From psychedelia to drum’n’bass, John Peel shaped a nation’s – and the world’s – taste in music

Oldfield. Led Zep. John Lydon. High Contrast. All four had been championed early in their careers by John Peel. Drum’n’bass DJ High Contrast, who assembled the soundtrack to the athletes’ parade, had appeared on The John Peel Show with his very first single, released on a small south London label in 2001. As for Oldfield, his multimillion-selling Tubular Bells franchise might have died at birth, had it not been for Peel’s enthusiastic support in 1973. He called it the best album he’d heard since Sgt Pepper and the ball started rolling.

The list continued. Happy Mondays. The Specials. Pink Floyd. New Order. The common factor was Peel. Pink Floyd were virtually the house band on his progressive rock show, Top Gear, in the late 1960s. New Order, emerging hesitantly from the ashes of Joy Division, have admitted they owe their existence to Peel. David Bowie. Frankie Goes to Hollywood. Orchestral Manoeuvres in the Dark. All brought to Radio 1 – and to public attention – by Peel. For Bowie, this meant valuable airplay on Top Gear in 1967–68 at a time when all he had to show for his efforts was a flop single about gnomes. For Frankie Goes to Hollywood, it meant an invitation to perform onstage – in their bondage gear and G-strings – when Peel’s travelling DJ roadshow entertained students at North Cheshire College in Warrington on a December night in 1982. “Relax” was still a year away.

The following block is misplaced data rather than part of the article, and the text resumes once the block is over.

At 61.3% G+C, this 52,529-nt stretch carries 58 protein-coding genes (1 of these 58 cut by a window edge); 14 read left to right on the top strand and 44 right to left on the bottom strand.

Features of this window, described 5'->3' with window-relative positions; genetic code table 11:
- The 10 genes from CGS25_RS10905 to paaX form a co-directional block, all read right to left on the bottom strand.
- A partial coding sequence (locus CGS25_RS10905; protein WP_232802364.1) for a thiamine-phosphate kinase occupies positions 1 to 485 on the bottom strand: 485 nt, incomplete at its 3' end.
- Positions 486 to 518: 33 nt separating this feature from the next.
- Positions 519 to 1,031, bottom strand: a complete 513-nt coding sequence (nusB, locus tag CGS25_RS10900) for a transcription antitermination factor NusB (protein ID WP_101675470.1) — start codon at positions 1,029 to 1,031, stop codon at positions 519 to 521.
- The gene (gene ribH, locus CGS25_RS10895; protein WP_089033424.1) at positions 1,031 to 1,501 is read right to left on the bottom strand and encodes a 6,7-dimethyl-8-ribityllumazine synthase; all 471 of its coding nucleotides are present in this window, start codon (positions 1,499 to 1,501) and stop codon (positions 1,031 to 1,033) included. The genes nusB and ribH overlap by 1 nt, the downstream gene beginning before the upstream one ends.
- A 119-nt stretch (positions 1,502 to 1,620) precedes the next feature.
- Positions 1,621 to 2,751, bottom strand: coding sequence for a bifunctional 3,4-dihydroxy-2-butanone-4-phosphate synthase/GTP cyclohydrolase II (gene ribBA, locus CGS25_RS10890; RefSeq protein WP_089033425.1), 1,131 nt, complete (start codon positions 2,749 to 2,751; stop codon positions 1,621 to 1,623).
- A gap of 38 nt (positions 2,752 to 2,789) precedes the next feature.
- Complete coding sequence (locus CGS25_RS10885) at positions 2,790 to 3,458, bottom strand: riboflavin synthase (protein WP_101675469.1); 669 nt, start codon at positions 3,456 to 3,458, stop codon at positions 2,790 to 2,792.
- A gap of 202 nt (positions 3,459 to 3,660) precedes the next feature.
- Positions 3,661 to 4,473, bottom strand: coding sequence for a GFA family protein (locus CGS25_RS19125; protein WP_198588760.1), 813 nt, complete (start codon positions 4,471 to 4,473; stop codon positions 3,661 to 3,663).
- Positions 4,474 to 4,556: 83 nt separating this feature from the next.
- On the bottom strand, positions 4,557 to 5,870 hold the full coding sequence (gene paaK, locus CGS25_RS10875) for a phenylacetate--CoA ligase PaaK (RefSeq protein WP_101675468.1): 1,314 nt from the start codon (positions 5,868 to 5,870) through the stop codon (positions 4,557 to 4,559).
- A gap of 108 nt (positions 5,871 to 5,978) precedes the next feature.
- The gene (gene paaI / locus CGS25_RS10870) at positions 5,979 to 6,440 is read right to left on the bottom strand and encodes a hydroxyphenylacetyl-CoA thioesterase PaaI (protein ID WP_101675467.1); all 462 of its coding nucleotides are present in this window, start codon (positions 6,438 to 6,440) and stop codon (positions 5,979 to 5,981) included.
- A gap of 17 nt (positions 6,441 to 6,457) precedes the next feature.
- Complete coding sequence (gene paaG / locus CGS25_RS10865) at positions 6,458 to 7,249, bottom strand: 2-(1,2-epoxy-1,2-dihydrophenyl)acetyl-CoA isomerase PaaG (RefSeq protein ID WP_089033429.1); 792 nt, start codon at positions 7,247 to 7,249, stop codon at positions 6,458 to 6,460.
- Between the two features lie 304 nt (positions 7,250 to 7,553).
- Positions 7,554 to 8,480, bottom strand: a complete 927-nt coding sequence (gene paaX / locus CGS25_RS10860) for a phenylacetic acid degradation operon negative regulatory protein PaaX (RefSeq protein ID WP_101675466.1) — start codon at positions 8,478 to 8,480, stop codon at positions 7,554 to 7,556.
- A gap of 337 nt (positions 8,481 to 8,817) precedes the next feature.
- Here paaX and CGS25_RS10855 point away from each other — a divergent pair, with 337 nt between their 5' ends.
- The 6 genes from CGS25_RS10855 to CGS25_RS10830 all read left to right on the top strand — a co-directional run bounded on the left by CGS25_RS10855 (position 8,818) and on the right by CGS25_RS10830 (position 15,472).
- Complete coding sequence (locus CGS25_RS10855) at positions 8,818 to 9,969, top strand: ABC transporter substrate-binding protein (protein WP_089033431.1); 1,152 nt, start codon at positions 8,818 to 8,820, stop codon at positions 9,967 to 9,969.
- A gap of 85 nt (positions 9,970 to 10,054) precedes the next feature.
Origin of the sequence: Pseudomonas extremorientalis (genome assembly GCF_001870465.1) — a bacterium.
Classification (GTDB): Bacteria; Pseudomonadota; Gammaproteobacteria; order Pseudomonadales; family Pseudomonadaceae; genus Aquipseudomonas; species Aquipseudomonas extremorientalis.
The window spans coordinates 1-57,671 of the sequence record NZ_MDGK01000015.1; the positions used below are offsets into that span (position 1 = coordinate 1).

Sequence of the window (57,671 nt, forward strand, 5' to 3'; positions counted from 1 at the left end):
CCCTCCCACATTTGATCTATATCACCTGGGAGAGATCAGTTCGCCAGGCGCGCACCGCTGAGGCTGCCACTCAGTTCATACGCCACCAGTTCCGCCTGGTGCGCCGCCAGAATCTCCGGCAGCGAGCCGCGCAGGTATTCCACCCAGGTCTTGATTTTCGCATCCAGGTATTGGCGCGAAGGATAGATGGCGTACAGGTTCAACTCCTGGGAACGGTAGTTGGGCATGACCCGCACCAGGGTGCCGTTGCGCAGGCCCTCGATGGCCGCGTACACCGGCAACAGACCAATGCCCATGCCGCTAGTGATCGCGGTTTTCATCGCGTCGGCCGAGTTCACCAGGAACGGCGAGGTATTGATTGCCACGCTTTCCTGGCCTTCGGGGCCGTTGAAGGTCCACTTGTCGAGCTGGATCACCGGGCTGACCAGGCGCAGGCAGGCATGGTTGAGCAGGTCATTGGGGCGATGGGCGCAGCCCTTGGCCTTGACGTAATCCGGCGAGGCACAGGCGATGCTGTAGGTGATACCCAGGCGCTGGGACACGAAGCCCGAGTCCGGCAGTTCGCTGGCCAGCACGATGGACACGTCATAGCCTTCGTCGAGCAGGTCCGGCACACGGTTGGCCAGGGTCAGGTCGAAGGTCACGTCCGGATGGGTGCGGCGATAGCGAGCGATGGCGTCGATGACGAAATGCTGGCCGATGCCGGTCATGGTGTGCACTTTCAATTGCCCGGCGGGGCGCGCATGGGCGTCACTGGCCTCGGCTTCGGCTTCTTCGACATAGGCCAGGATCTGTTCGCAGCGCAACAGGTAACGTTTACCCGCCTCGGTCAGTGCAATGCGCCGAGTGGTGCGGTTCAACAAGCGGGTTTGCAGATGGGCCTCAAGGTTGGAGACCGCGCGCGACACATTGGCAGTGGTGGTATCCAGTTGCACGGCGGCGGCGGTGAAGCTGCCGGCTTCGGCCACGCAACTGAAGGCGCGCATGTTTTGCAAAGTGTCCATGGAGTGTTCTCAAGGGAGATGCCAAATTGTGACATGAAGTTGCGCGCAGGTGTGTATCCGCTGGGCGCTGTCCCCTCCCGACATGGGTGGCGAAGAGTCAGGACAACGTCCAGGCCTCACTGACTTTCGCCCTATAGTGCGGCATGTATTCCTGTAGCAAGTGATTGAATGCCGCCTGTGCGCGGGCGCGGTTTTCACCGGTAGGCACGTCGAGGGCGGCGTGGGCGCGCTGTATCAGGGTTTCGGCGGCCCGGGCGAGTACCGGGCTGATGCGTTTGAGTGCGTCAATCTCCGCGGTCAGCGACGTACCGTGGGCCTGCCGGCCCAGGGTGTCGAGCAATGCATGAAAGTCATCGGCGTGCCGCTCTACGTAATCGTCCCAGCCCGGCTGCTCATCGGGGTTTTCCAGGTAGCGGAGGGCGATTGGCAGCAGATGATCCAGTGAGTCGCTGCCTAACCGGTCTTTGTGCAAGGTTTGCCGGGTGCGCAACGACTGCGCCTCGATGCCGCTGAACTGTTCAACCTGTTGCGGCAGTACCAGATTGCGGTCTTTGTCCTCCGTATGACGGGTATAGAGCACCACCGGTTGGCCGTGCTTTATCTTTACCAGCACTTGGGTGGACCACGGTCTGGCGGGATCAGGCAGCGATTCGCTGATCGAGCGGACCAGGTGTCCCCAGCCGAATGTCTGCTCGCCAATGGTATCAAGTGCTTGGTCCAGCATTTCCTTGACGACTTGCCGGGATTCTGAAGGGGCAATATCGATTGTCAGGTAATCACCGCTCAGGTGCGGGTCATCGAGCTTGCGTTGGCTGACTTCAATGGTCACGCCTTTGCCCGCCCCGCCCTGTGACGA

We’re all, in a sense, living in Peel’s world today. Stroll down any high street and you’ll see a Ramones or a Nirvana T-shirt coming towards you. The person wearing it may know nothing of how those names entered the culture, but neither of them would have got very far without Peel. He first played Nirvana in January 1989, almost three years before “Smells Like Teen Spirit” was released. His tireless promotion of the Ramones in May–June 1976 quite simply began a revolution.

Via The Guardian